There is a new documentary in the works about Dr. Lloyd-Jones. Go to logiconfire.org for more details.
As you might have noticed, I haven’t updated the MLJ Online site in some time. Some of this is due to work demands (I’m a high school teacher and preach every Sunday) and some of this is due to fact that I’ve been dealing with cancer for the past 2 or 3 months.
I was diagnosed with oral cancer on my tongue back in July and then had surgery at the end of August. The recovery from the surgery has gone very well, but I’m still looking at 6 weeks of radiation treatment. The good news is that I should be cancer-free and basically back to normal by the end of the year.
As I’ve gone through all this I’ve certainly pondered the issues of miraculous healing, as opposed to healing that is aided by doctors and technology. I do believe in immediate, divine, supernatural healing. But I also believe it is rare, as miracles by definition should be. Up to the morning of my surgery, I was still hoping for miraculous healing. However, God chose to use modern medicine, modern technology, and doctors and nurses to heal me. As a result of this, I was driven to look to Him in ways I never had before, trusting in Him like never before. Scripture became much more than just a text, it became a living Word to me. If I had been miraculously healed, I would have missed all the precious lessons of God’s love and patience and promises held out to us in His Word.
I also learned a lot about the fellowship of suffering. I had never before needed help. But now I felt (and still feel) the need of help from God’s people. Cards, letters, emails, phone calls, visits, and especially prayers – I had never really needed any of these things before from other people. But because I had to go through some major surgery, I know now how important it is for us as Christians to help others in need and how much those in need are helped by these things.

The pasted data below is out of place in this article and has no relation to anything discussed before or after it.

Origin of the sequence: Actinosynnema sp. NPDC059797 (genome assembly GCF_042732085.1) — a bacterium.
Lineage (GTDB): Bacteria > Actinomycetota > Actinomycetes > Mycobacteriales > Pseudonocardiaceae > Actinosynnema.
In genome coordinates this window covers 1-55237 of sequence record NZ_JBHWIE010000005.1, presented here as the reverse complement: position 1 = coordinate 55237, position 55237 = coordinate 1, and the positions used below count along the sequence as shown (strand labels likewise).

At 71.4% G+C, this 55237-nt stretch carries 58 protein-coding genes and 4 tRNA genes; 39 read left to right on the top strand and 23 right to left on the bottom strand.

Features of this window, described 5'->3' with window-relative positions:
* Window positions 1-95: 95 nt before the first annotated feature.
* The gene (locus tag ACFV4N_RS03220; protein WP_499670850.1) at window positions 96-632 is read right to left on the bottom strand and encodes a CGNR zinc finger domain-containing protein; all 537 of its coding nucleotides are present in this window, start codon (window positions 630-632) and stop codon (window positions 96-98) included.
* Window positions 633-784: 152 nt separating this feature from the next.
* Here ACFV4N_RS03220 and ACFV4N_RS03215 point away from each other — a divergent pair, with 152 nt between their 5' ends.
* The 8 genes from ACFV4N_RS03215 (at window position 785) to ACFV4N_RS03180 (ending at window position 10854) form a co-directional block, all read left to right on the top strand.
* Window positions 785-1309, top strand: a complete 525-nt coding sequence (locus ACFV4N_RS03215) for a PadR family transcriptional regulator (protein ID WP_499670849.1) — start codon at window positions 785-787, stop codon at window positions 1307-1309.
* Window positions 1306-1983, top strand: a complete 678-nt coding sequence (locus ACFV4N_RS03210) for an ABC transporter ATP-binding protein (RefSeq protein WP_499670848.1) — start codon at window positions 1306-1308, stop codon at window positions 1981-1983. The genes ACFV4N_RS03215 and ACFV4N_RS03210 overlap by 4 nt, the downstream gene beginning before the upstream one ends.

I believe Dr. Lloyd-Jones would concur with what I’ve written above. He spent a lot of his life dealing with these very issues because of his dual role of being a preacher and a medical doctor at the same time. But he understood the limits of medicine because he knew that just because you could heal a man physically, didn’t mean it would benefit him spiritually. So if we are to truly be of benefit to others, it is the spiritual healing that needs to come first, and only then will any physical healing be of any real value.
I am in the process of the physical healing, but there has been a tremendous spiritual healing (or quickening) because I have been forced by God into this position by the lack of miraculous healing. I am now much more fit to sympathize with and be of value to others who might also be going through similar incidents. And because of this, though I never would have chosen this in a million years, I’m glad that it’s happened this way.
- Sean Richardson
What I am concerned with is this, that this notion of gradual development and progress has taken a very firm root in our churches and is believed very extensively. And if this is so, it is then unnecessary to believe that God intervenes definitely in individual lives – it is a gradual process and we are all gradually improving. No wonder that the words ‘conversion’ and ‘re-birth’ are being heard less and less frequently. No wonder also that men and women in increasing numbers are absenting themselves from places of worship. A Christian church is a place where it is preached that God does intervene and interfere, and that, apart from Him, souls are lost; in her history that intervention has often been seen and witnessed by hundreds and thousands. And as long as the church preached that, and for ever magnified the power of God unto individual salvation, men and women came, sometimes out of fear and for other reasons, but they came because they felt that their attendance might make an eternal difference to their lives.